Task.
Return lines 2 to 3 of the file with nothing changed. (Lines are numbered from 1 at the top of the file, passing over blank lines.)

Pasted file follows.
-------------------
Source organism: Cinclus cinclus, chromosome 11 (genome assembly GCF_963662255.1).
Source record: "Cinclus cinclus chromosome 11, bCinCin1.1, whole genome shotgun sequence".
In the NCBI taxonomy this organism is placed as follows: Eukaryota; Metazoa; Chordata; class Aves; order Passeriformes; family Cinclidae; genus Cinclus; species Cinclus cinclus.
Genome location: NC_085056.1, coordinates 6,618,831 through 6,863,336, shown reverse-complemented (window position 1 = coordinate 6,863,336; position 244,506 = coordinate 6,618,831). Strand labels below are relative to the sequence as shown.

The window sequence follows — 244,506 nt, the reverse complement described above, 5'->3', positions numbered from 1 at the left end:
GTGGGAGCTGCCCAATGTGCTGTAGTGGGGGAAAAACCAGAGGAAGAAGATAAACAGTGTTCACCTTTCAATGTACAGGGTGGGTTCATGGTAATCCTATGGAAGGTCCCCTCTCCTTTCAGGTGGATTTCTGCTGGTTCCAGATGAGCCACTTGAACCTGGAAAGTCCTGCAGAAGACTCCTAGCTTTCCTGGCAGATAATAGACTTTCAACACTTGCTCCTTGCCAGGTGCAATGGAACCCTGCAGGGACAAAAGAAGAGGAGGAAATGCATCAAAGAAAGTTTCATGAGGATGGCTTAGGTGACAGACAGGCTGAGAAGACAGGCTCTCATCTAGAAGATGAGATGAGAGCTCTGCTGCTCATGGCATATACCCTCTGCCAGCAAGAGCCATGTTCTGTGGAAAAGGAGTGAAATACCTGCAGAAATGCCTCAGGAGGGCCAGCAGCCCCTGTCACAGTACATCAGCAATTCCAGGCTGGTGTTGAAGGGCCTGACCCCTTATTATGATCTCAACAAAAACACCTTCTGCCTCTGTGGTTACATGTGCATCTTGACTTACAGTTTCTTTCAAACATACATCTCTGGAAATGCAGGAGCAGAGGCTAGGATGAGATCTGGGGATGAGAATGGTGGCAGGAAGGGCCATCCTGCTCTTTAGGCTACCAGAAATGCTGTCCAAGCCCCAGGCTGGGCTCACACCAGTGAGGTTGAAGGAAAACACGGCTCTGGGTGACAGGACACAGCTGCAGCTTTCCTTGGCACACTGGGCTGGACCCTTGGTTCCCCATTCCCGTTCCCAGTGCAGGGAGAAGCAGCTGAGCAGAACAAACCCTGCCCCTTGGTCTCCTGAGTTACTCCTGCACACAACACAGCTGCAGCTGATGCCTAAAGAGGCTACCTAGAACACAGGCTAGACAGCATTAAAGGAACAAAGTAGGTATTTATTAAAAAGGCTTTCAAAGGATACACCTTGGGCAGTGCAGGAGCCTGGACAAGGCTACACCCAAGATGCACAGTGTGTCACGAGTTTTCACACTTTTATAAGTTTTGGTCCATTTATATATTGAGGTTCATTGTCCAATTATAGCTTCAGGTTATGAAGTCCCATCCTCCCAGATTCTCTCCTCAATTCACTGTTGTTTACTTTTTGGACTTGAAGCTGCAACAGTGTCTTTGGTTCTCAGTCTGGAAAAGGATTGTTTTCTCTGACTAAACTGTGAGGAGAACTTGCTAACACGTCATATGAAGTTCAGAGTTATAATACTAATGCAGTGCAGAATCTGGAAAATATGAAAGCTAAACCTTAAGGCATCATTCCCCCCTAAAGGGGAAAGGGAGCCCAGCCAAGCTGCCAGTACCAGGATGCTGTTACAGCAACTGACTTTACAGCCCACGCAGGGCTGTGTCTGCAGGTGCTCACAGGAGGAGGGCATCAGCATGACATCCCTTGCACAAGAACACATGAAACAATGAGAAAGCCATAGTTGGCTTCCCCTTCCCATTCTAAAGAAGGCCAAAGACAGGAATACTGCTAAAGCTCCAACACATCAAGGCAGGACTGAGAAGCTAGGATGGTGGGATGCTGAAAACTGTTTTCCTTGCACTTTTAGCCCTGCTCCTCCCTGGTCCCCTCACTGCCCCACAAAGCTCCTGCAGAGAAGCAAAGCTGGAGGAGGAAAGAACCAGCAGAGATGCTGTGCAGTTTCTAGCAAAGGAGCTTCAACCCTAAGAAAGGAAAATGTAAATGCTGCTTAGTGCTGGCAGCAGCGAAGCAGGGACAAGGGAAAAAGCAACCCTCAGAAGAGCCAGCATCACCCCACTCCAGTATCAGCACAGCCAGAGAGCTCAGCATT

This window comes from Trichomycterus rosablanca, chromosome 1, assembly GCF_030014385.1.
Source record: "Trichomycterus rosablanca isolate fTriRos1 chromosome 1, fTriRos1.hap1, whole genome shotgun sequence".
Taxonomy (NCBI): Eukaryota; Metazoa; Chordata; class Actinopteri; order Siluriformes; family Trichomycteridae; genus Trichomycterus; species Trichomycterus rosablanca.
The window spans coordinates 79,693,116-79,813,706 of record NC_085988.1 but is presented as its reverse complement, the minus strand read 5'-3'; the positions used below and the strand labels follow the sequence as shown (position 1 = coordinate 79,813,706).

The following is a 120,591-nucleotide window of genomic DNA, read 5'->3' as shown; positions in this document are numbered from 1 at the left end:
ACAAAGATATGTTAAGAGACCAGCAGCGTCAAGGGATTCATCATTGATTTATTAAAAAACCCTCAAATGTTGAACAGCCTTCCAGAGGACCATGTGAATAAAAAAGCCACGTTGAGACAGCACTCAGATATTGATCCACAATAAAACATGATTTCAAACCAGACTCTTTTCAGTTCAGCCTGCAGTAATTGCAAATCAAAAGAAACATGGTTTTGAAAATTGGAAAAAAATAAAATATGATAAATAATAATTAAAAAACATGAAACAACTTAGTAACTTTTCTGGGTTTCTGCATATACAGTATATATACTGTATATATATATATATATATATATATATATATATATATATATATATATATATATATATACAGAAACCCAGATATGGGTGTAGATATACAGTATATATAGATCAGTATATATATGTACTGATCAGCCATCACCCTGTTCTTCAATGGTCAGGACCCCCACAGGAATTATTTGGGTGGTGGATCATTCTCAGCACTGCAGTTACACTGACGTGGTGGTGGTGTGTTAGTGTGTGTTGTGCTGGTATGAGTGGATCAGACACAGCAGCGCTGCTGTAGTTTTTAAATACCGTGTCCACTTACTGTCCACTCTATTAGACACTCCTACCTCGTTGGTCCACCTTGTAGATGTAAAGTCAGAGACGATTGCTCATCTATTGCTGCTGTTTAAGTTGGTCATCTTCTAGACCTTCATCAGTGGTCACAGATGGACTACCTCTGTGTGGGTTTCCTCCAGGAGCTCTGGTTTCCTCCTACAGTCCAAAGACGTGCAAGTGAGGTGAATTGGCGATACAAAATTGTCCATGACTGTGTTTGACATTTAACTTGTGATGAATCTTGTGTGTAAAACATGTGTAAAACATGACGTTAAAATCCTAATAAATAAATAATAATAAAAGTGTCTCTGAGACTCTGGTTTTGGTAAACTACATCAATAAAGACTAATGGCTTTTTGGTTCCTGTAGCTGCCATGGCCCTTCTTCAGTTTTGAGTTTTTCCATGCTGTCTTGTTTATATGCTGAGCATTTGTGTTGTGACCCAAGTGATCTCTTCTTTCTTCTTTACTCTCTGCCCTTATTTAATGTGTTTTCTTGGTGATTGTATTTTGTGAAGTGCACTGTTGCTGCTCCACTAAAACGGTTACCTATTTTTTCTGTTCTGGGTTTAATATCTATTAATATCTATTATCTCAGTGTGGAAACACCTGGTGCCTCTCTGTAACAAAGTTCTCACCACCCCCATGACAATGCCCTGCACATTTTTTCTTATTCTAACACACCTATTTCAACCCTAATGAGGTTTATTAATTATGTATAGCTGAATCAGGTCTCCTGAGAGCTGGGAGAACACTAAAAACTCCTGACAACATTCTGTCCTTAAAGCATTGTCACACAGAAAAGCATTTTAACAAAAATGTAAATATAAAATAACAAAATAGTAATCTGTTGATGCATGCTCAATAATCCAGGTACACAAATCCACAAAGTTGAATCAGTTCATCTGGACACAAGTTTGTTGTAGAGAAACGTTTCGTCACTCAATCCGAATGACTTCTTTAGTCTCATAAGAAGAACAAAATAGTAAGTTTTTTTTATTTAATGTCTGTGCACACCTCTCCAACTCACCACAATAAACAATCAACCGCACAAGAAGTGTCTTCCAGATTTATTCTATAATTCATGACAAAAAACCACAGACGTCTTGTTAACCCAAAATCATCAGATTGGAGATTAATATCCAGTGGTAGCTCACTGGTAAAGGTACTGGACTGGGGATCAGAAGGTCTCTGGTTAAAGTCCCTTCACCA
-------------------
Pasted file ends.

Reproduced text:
Source record: "Cinclus cinclus chromosome 11, bCinCin1.1, whole genome shotgun sequence".
In the NCBI taxonomy this organism is placed as follows: Eukaryota; Metazoa; Chordata; class Aves; order Passeriformes; family Cinclidae; genus Cinclus; species Cinclus cinclus.